Jump to content

Predicting HPA axis function post trans sphenoidal pituitary surgery


Recommended Posts

Random postoperative day 3 cortisol as a predictor of hypothalamic-pituitary-adrenal axis integrity after transsphenoidal surgery


Journal Endocrine Practice

Publisher American Association of Clinical Endocrinologists


Subject Health Services, Medical Sciences and Endocrinology

Pages 1-25

DOI 10.4158/EP11013.OR

Online Date Thursday, March 31, 2011



PDF (194.7 KB)



Maryam I. Khan, MD1, 2, Mouhammed A. Habra, MD, FACE1, Ian E. McCutcheon, MD3, Graciela M. Nogueras-Gonz?lez, MPH4, Jessica K. Devin, MD1, Naifa L. Busaidy, MD1, Nicholas B. Levine, MD3, Wayne Lindstrom, MD1, David Kagan, MD1, Camilo Jimenez, MD1, Steven G. Waguespack, MD, FAAP, FACE1

1Department of Endocrine Neoplasia and Hormonal Disorders, University of Texas M. D. Anderson Cancer Center, Houston, TX, USA

2Division of Diabetes, Endocrinology and Metabolism, Baylor College of Medicine, Houston, Texas, USA

3Department of Neurosurgery, University of Texas M.D. Anderson Cancer Center, Houston, TX, USA

4Division of Quantitative Sciences, University of Texas M.D. Anderson Cancer Center, Houston, TX, USA




Objective: To determine if a random postoperative day 3 (POD3) cortisol ≥10μg/dl is predictive of adrenal sufficiency (AS) at 3-10 weeks after transsphenoidal surgery (TSS) and during long-term clinical follow up.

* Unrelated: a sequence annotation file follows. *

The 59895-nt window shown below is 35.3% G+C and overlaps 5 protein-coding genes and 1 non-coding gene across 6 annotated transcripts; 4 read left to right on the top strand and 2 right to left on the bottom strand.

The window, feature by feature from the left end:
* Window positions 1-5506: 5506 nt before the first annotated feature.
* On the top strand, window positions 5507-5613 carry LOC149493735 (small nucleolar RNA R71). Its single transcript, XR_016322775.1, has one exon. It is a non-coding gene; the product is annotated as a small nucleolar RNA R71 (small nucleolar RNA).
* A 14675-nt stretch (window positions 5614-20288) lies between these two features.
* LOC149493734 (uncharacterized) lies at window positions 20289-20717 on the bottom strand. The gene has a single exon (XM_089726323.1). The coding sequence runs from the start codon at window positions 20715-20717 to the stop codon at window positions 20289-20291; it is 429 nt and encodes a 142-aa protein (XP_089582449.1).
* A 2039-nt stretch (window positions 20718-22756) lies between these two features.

Methods: We retrospectively reviewed the case records of 466 patients who underwent TSS at our institution between 1991 and 2008. Eighty-three patients met inclusion criteria for the study: random cortisol measured on the morning of POD3, adrenal dynamic testing performed 3-10 weeks after TSS, and clinical assessment of the hypothalamic-pituitary-adrenal (HPA) axis at least 6 months after TSS.


Results: The sensitivity of a random POD3 serum cortisol ≥10μg/dl for the prediction of AS at a median follow up of 42 days was 64.81% (95% CI: 50.6-77.32), with an odds ratio of 3.1 (95% CI: 1.08-8.58). The specificity was 62.1% (95% CI: 42.3-79.3). At a median follow up of 500 days, only 2 patients with a POD3 cortisol ≥10μg/dl required hydrocortisone replacement, both of whom had multiple anterior pituitary hormone deficiencies and evidence of pituitary dysfunction during the perioperative period.


Conclusions: In the appropriate clinical context, a POD3 cortisol ≥10μg/dl accurately predicts the integrity of the HPA axis. The final decision regarding corticosteroid replacement should be individualized, taking into consideration the POD3 cortisol level, the clinical context in which the measurement was obtained, and any evidence of concomitant pituitary dysfunction in the perioperative period.

Link to comment
Share on other sites


This topic is now archived and is closed to further replies.

  • Create New...